At the launch of the Memoirs of a Labour Leader on November 22, 2013 at the National Theatre Iganmu, Lagos, the author called for the establishment of a Labour College by the industrial unions under the Nigerian Labour Congress (NLC).He advised that the labour building inherited by the NLC from the late Wahab Goodluck led Nigerian Trade Union Congress(NTUC) be converted to a workers training institute as the government owned Labour College in Ilorin, was not in position to train the professional trade union cadres in the rudiments of trade union activism.

In a grand ceremony in the theatre hall filled by trade union activists, oil workers, a large section of the civil society organizations, market women and human rights activists, it was quite odd that officials of the Ministry of Labour, and Productivity as well as the Petroleum ministry were conspicuously absent. Such a gathering of labour intellectuals and activists would have been a great opportunity for state officials to enunciate on government policies relating to the current labour matters in the country including the Petroleum Industry Bill, government and the university teachers face off and other labour issues of national interest.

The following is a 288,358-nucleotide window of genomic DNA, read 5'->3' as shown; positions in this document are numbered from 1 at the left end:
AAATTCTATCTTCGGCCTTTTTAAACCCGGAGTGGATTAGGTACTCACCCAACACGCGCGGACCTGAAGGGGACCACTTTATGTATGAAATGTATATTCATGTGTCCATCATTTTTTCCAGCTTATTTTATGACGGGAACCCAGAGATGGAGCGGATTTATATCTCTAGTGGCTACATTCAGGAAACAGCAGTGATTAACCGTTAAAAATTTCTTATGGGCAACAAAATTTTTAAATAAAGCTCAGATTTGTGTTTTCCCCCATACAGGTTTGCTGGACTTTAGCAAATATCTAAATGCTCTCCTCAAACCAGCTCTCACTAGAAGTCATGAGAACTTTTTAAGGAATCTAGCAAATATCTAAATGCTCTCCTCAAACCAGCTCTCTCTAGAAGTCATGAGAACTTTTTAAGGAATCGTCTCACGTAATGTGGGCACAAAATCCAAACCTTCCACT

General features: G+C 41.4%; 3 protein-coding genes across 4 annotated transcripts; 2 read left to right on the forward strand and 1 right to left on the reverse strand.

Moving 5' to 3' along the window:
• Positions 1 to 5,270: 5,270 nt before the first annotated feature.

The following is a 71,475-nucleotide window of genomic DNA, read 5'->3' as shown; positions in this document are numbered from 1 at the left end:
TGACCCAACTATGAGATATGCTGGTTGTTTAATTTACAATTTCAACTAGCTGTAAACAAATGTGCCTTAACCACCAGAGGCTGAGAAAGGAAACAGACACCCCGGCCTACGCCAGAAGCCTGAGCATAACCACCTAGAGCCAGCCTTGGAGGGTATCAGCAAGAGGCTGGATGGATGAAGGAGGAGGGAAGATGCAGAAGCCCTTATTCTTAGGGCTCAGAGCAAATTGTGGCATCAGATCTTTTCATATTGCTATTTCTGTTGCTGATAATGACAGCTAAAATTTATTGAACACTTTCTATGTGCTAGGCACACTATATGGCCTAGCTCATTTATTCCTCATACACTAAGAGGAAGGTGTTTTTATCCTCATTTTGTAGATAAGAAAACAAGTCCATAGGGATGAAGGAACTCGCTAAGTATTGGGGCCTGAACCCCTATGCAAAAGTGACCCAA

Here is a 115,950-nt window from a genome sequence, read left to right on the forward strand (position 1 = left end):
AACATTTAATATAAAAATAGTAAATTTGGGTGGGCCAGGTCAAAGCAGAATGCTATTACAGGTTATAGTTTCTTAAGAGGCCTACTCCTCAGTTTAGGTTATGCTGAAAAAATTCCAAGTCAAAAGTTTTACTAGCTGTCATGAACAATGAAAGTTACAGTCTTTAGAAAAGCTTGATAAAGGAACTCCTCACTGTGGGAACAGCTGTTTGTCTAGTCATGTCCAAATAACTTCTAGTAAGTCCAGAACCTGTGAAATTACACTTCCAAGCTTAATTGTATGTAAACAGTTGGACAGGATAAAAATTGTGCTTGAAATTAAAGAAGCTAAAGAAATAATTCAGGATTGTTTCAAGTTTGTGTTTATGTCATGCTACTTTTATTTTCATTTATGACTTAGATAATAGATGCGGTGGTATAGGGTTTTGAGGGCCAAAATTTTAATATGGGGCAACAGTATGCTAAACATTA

The Memoirs of a Labour Leader is a book rich in detail with a worthy theory base for practical work. It addresses so efficiently, the most important problems facing the Nigerian labour movement in the area of skill and knowledge acquisition.

The author proved the point that there are more salient issues of conflict besetting the Nigerian oil industry, which often demand shrewd management and the use of conflict prevention mechanisms beyond what is published in the mass media, due to their confidentiality and security implications.

The book is a ground work of long years of research and experiences garnered on the job which government officials, management, employees, scholars and teachers of contemporary labour politics must read.

By Alfred Ilenre.
Secretary-General, Ethnic Minority and Indigenous Rights Organization of Africa(EMIROAF).